COLUMBIA - The state Hunley Commission took the first step toward building a museum for the Civil War-era submarine on Tuesday, more than a decade after it was first proposed.
The museum will be built on the Cooper River inside the old Navy Base, house the Confederate submarine, a collection of 19th century maritime artifacts and will cost at least $40 million.
On Tuesday, Hunley commissioners reached an agreement with the agency charged with redeveloping the base to create a Hunley museum authority, which will now be responsible for planning, financing and building the museum.
The Redevelopment Authority will take on several duties of the current Hunley Commission. The authority also will expand by four members, all of whom will be appointed by the Speaker of the House and the Senate Pro Tempore. Robert Ryan, executive director of the RDA, said a museum authority had to be formed because the commission, in its current configuration, could not build a museum.
"It puts us in the business of maybe building the museum because, of course, we don't have the funding to build the museum at the time," Ryan said. "We would hopefully have a site for it by the time it's conserved."
The Hunley Commission decided in 2004 to build the museum in North Charleston on the Navy Base, choosing the site over the city of Charleston and the town of Mount Pleasant. The city of North Charleston pledged $13 million to the museum.
Since then, little has happened because there is no need for a museum until the 150-year-old iron submarine is conserved and stabilized. That process will last at least another five to seven years.
Ryan said the museum authority will have to determine how long it'll take for a museum to be built, because there are so many factors involved.
"It's not going to be a really fast-paced thing," Ryan said. "It's going to be kind of methodical."
The Charleston Naval Complex Redevelopment Authority and the Hunley Commission signed a memorandum of understanding on Tuesday after meeting for 20 minutes, most of that time in executive session.
Randy Burbage, vice chairman of the Hunley Commission, said the members serving under the RDA will also serve on the museum authority. He added the long-term plan of the authority is to have the money to build a museum by the time the Hunley is ready and it's the museum authority's responsibility to find the money.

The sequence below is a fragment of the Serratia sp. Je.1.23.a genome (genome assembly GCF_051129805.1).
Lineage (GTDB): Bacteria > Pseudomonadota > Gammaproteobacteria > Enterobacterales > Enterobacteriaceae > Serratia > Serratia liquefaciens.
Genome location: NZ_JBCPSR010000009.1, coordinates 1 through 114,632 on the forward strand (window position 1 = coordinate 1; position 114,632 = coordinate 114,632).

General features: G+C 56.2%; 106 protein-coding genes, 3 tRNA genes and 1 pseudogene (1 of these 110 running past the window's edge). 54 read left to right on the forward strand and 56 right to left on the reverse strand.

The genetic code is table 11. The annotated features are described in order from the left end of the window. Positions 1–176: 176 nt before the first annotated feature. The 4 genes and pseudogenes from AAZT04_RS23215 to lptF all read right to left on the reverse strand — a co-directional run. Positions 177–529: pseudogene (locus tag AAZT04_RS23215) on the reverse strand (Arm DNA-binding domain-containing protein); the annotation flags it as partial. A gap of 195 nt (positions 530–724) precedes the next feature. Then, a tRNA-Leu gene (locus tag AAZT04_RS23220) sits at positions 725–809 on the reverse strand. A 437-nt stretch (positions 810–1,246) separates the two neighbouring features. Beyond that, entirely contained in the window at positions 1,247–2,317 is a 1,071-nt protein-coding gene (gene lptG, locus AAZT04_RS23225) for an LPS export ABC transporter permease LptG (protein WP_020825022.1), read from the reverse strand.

"We still don't have enough," said Burbage, adding the commission has some money, in addition to the cash North Charleston pledged.
The Hunley was built in Alabama and brought to Charleston in August 1863. The privately financed iron submarine was built to sink Union blockade ships, which would earn its owners $50,000 per ship in bounty. The sub, which carried a crew of eight men, sank twice in Charleston Harbor before it finally sank the USS Housatonic off Sullivan's Island on Feb. 17, 1864.
The Hunley disappeared an hour after that attack and was lost until 1995, when a dive team funded by adventure novelist Clive Cussler found the sub. It was raised in 2000. Since that time it has been at the Warren Lasch Conservation Center on the Navy base, where scientists have studied the sub and taken steps to preserve it.
Earlier this month, scientists immersed the sub in a chemical bath that will stabilize the hull, a critical step in the conservation process. The sub will likely be ready for display within the decade, which is why the Hunley needs a permanent home.
Cynthia Roldan can be reached at 708-5891.
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